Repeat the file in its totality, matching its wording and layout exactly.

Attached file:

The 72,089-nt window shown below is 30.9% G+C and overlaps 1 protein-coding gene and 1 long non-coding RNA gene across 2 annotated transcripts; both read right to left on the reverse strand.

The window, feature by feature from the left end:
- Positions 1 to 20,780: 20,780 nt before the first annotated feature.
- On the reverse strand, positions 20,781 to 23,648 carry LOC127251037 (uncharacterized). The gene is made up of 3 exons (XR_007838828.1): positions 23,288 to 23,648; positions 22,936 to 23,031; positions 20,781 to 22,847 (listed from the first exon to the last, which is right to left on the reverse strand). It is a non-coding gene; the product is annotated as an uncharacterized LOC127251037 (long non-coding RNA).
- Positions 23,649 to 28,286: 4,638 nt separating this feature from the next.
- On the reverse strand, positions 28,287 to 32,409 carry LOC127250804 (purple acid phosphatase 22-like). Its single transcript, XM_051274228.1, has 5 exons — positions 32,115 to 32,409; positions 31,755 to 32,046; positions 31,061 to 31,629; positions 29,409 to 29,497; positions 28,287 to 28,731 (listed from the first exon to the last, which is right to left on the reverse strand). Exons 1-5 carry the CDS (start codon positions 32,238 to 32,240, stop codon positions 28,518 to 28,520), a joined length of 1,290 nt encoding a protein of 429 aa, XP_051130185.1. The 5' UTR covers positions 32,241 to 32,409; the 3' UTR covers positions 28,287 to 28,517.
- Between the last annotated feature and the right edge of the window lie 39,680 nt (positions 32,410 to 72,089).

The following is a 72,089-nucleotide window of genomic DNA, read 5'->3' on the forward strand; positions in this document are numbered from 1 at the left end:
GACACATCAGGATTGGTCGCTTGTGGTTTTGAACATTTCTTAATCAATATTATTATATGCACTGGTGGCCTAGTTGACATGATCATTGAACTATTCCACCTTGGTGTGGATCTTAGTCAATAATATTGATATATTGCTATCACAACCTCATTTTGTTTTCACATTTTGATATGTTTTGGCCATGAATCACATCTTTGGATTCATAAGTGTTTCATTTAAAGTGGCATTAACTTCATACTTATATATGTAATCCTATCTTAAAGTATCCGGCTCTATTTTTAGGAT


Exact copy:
The 72,089-nt window shown below is 30.9% G+C and overlaps 1 protein-coding gene and 1 long non-coding RNA gene across 2 annotated transcripts; both read right to left on the reverse strand.

The window, feature by feature from the left end:
- Positions 1 to 20,780: 20,780 nt before the first annotated feature.
- On the reverse strand, positions 20,781 to 23,648 carry LOC127251037 (uncharacterized). The gene is made up of 3 exons (XR_007838828.1): positions 23,288 to 23,648; positions 22,936 to 23,031; positions 20,781 to 22,847 (listed from the first exon to the last, which is right to left on the reverse strand). It is a non-coding gene; the product is annotated as an uncharacterized LOC127251037 (long non-coding RNA).
- Positions 23,649 to 28,286: 4,638 nt separating this feature from the next.
- On the reverse strand, positions 28,287 to 32,409 carry LOC127250804 (purple acid phosphatase 22-like). Its single transcript, XM_051274228.1, has 5 exons — positions 32,115 to 32,409; positions 31,755 to 32,046; positions 31,061 to 31,629; positions 29,409 to 29,497; positions 28,287 to 28,731 (listed from the first exon to the last, which is right to left on the reverse strand). Exons 1-5 carry the CDS (start codon positions 32,238 to 32,240, stop codon positions 28,518 to 28,520), a joined length of 1,290 nt encoding a protein of 429 aa, XP_051130185.1. The 5' UTR covers positions 32,241 to 32,409; the 3' UTR covers positions 28,287 to 28,517.
- Between the last annotated feature and the right edge of the window lie 39,680 nt (positions 32,410 to 72,089).

The following is a 72,089-nucleotide window of genomic DNA, read 5'->3' on the forward strand; positions in this document are numbered from 1 at the left end:
GACACATCAGGATTGGTCGCTTGTGGTTTTGAACATTTCTTAATCAATATTATTATATGCACTGGTGGCCTAGTTGACATGATCATTGAACTATTCCACCTTGGTGTGGATCTTAGTCAATAATATTGATATATTGCTATCACAACCTCATTTTGTTTTCACATTTTGATATGTTTTGGCCATGAATCACATCTTTGGATTCATAAGTGTTTCATTTAAAGTGGCATTAACTTCATACTTATATATGTAATCCTATCTTAAAGTATCCGGCTCTATTTTTAGGAT